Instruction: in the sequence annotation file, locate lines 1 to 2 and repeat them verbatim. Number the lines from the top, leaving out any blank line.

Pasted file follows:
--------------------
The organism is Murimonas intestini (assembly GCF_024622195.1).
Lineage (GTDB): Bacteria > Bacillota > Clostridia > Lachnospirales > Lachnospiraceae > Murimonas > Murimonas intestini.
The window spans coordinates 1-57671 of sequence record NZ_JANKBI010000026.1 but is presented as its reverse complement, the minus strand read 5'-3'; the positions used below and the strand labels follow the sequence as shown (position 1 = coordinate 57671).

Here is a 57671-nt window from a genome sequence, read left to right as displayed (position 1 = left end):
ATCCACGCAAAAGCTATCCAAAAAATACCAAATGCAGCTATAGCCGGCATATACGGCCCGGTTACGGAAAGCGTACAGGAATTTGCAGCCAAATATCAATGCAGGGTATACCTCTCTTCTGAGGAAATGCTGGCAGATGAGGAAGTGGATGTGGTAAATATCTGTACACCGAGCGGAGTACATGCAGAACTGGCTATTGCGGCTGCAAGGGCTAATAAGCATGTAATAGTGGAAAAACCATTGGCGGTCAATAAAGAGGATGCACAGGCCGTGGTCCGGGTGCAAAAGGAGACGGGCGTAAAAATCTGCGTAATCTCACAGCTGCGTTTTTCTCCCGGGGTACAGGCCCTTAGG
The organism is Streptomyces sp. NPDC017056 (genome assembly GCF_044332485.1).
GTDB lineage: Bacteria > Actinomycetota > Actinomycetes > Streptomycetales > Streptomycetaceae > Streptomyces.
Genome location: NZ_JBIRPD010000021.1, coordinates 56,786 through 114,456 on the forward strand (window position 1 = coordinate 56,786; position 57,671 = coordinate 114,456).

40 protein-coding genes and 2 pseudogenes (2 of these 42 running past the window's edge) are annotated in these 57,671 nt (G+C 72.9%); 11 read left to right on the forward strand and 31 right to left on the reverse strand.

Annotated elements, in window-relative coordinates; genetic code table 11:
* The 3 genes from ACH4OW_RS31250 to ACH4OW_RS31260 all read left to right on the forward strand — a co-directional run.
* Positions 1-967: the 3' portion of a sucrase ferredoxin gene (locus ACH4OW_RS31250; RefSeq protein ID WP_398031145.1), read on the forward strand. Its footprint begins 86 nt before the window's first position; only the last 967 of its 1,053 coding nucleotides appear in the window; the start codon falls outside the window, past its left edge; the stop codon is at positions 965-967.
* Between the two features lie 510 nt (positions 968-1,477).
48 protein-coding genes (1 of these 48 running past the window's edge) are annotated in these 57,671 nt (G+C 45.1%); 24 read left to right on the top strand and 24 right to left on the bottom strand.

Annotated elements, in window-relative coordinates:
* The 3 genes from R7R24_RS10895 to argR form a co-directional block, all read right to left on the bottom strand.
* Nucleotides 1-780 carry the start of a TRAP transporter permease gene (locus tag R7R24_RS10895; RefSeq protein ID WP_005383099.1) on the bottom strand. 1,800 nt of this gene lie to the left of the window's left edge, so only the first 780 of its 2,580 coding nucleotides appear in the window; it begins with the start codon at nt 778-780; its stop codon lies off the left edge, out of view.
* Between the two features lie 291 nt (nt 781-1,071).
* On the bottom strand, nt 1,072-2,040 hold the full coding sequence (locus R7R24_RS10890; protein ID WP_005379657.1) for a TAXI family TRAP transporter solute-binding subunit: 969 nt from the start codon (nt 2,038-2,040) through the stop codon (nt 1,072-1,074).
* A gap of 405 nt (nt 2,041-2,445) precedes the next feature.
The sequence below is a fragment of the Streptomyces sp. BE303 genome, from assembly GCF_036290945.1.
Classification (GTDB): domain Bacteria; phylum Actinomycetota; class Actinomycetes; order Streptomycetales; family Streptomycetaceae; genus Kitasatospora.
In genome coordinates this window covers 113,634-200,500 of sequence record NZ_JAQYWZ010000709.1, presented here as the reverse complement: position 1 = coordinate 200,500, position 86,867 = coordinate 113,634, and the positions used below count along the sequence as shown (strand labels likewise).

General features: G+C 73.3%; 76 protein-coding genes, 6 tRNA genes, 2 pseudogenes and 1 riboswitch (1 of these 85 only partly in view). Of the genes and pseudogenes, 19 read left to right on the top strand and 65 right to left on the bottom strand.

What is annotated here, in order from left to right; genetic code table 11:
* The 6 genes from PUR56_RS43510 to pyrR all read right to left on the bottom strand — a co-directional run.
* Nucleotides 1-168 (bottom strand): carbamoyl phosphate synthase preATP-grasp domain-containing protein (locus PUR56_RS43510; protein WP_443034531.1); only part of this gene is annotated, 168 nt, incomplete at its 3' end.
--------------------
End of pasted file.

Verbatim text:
The organism is Murimonas intestini (assembly GCF_024622195.1).
Lineage (GTDB): Bacteria > Bacillota > Clostridia > Lachnospirales > Lachnospiraceae > Murimonas > Murimonas intestini.